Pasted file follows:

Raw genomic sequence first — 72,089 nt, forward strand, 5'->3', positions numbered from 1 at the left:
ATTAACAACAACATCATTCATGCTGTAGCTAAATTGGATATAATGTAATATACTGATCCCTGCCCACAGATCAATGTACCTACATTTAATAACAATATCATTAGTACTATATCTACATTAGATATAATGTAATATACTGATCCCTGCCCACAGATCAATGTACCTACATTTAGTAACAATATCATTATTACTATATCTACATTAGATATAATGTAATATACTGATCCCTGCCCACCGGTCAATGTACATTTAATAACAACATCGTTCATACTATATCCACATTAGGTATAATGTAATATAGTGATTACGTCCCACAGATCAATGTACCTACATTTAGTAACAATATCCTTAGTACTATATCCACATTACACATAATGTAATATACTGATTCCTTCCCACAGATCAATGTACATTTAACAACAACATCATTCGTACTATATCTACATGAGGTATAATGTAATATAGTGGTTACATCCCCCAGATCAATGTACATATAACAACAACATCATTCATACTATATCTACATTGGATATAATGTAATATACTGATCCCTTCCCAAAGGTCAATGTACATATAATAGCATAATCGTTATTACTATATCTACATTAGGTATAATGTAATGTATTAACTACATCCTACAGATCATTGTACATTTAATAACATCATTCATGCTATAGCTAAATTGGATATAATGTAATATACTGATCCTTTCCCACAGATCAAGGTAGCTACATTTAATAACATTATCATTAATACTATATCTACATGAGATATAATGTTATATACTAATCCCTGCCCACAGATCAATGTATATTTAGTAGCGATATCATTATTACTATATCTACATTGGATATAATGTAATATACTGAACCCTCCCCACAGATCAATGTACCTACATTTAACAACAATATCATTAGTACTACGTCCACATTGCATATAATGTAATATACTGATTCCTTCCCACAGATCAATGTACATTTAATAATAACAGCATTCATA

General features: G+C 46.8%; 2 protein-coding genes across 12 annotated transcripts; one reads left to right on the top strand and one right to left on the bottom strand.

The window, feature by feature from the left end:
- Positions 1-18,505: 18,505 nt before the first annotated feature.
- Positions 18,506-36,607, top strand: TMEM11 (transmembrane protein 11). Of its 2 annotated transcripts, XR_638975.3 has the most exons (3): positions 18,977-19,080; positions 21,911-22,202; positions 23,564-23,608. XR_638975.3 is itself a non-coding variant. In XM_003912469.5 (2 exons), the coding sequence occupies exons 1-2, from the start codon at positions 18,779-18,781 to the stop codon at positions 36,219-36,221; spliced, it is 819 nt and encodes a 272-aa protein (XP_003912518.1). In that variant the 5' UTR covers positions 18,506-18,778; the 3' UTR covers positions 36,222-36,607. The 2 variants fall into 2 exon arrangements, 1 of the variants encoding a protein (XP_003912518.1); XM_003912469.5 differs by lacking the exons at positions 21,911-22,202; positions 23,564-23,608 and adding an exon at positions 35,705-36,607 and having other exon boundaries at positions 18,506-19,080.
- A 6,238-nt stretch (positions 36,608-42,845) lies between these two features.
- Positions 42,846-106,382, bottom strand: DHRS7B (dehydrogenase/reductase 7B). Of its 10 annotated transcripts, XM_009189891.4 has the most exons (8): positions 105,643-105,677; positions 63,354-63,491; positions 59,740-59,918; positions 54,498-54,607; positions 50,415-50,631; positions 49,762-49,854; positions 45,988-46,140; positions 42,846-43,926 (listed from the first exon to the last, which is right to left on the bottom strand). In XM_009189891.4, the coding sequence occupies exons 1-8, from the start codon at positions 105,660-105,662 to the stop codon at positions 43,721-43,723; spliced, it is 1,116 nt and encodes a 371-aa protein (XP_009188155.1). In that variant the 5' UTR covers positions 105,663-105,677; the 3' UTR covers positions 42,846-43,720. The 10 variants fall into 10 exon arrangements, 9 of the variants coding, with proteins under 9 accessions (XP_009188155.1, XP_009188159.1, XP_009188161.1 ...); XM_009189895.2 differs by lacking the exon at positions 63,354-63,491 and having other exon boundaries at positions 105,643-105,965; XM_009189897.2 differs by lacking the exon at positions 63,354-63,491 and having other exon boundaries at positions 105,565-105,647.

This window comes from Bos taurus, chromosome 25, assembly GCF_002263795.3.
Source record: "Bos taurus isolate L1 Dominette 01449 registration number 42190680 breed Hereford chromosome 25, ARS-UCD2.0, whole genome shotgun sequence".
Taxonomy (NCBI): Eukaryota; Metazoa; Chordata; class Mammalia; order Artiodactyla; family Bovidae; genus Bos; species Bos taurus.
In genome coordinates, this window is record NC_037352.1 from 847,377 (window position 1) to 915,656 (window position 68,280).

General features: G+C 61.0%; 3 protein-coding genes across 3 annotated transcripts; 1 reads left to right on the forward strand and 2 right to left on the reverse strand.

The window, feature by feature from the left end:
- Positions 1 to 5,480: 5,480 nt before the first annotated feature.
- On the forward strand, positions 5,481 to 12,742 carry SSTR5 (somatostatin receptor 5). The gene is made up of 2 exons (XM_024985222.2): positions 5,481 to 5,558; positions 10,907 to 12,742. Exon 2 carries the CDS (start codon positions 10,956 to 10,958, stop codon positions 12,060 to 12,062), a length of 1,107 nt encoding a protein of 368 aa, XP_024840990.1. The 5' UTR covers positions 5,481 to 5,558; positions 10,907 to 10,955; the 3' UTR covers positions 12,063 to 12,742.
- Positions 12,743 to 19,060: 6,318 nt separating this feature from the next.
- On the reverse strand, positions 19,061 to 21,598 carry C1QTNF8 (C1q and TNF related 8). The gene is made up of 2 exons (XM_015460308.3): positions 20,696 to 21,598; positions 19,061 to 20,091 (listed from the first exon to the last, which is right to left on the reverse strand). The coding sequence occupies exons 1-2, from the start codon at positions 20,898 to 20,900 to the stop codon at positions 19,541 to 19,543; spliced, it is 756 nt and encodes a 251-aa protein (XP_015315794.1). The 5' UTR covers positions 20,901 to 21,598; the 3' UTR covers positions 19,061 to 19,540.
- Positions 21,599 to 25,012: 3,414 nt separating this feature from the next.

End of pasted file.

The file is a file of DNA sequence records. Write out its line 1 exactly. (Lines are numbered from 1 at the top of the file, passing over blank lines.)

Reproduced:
Raw genomic sequence first — 72,089 nt, forward strand, 5'->3', positions numbered from 1 at the left: